GOP tax bill would have im­pact on pro, col­lege sports

South Florida Times - - SPORTS - Duke Univer­sity Bas­ket­ball Team By BEN NUCKOLS

WASH­ING­TON (AP) - The Oak­land Raiders de­cided to move to Las Ve­gas largely be­cause Clark County, Ne­vada, agreed to fi­nance a new sta­dium with $750 mil­lion in tax-ex­empt bonds. Now, that tax ex­emp­tion could be go­ing away, leav­ing the county on the hook for even more money.

The GOP tax re­form bill re­leased last week would bar state and lo­cal gov­ern­ments from is­su­ing tax-ex­empt bonds for sta­dium con­struc­tion, a com­mon fea­ture of sta­dium deals over the past two decades. It’s one of a few re­forms in the bill that would af­fect the world of sports.

Get­ting rid of sta­dium sub­si­dies has long been a pop­u­lar talk­ing point in Wash­ing­ton, and it’s not a par­ti­san is­sue, ei­ther. For­mer pres­i­dent Barack Obama’s 2015 bud­get sought to do away with the tax ex­emp­tion for sta­dium bonds. Pres­i­dent Don­ald Trump asked in a tweet last month why the NFL was get­ting “mas­sive tax breaks” amid the con­tro­versy over play­ers kneel­ing dur­ing the na­tional an­them.

“Change tax law!” Trump tweeted. And Congress ap­par­ently lis­tened.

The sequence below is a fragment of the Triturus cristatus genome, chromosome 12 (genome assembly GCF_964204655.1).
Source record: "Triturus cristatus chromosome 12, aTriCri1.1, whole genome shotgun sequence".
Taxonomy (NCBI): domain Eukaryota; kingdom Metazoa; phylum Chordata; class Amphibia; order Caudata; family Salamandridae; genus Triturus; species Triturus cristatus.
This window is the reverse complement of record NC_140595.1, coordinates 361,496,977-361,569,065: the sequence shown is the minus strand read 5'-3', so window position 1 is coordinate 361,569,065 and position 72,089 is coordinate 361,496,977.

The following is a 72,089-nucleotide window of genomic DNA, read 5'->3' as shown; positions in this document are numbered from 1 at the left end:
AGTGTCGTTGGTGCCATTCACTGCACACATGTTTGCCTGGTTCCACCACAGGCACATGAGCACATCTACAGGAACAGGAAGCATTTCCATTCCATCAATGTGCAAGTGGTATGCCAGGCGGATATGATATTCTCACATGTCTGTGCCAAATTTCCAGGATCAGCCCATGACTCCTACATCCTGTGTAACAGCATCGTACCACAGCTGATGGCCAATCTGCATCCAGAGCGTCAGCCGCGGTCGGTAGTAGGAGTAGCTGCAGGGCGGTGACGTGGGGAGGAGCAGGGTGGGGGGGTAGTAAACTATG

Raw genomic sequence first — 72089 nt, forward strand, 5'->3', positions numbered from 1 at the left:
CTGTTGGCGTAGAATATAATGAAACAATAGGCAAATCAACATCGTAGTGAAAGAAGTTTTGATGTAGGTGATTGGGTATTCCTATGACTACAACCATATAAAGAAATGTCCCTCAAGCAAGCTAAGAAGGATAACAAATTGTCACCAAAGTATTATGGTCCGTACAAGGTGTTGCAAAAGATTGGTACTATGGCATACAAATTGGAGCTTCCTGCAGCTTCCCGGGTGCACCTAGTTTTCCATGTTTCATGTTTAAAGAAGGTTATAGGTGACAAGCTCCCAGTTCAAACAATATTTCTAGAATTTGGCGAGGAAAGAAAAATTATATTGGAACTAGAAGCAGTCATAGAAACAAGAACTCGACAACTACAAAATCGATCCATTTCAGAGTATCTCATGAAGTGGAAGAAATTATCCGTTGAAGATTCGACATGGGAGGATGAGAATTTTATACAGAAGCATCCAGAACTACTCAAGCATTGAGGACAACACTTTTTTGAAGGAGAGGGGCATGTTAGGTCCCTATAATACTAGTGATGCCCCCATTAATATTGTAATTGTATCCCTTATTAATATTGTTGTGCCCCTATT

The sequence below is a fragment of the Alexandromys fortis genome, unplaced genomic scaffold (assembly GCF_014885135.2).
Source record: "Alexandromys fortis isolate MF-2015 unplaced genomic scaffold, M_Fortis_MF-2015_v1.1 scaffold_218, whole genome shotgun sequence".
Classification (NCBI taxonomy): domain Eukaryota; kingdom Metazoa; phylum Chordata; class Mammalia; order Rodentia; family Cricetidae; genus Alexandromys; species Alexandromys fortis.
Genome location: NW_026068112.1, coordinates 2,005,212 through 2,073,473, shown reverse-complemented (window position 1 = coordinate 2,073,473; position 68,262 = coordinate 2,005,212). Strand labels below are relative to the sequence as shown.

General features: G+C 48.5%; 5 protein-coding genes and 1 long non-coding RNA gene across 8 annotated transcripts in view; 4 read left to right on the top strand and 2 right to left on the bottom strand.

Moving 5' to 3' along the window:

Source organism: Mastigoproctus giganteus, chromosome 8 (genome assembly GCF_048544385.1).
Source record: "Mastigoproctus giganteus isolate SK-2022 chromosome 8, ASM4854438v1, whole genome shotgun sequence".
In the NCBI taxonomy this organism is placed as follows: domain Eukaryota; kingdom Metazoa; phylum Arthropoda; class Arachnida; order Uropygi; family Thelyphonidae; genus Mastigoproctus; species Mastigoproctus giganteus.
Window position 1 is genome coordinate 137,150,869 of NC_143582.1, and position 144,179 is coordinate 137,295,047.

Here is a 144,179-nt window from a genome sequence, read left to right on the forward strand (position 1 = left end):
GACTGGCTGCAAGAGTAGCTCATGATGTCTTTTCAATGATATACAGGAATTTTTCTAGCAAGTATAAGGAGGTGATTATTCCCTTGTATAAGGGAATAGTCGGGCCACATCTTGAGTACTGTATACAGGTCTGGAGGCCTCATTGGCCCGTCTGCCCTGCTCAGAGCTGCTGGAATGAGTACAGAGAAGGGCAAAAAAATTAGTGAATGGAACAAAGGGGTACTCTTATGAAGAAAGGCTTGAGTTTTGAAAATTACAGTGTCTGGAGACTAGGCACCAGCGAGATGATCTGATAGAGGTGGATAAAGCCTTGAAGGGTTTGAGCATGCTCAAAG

“It’s good pol­icy,” said Ted Gayer, a se­nior fel­low at the Brook­ings In­sti­tu­tion and the lead au­thor of a study on sta­dium sub­si­dies. “It’s al­ways been kind of a no­brainer po­lit­i­cally and, I think, eco­nom­i­cally.”

The Brook­ings study, re­leased last year, found that the fed­eral govern­ment sub­si­dized sta­dium con­struc­tion to the tune of $3.2 bil­lion since 2000. Dur­ing that stretch, 36 sta­di­ums were built or ren­o­vated in part with tax-ex­empt bonds. The Raiders’ sta­dium would get a $120 mil­lion tax break if the law isn’t changed, ac­cord­ing to the Brook­ings anal­y­sis.

Sen. James Lank­ford, an Ok­la­homa Repub­li­can, and Sen. Cory Booker, a New Jersey Demo­crat, cited those fig­ures when they in­tro­duced a bill ear­lier this year to end the sub­si­dies. Rep. Steve Rus­sell, an Ok­la­homa Repub­li­can, in­tro­duced a sim­i­lar bill in the House.

“Us­ing bil­lions of tax­payer dol­lars for the sub­si­diza­tion of pri­vate sta­di­ums when we have real in­fra­struc­ture needs in our coun­try is not a good way to pri­or­i­tize a lim­ited amount of funds,” Lank­ford said. “Tax re­form could be a unique op­por­tu­nity to en­act this into law. I’m pleased this idea is gain­ing mo­men­tum.”

The NFL ar­gues that com­mu­ni­ties ben­e­fit from sta­di­ums be­cause they cre­ate jobs and spur eco­nomic de­vel­op­ment, but many econ­o­mists say cities never re­coup their in­vest­ments and that the fi­nanc­ing deals amount to hand­outs for wealthy team own­ers. A new sta­dium can cause the value of a pro­fes­sional fran­chise to sky­rocket.

“We’ve al­ways be­lieved the con­struc­tion of new sta­di­ums and ren­o­va­tions of ex­ist­ing sta­di­ums are eco­nomic drivers in lo­cal com­mu­ni­ties,” NFL spokesman Brian McCarthy said. “If the idea is to pro­mote eco­nomic growth, this would be a step back­wards.”

Get­ting rid of the tax ex­emp­tion would have a neg­li­gi­ble im­pact on fed­eral rev­enue, bring­ing in $200 mil­lion over 10 years, ac­cord­ing to the bill.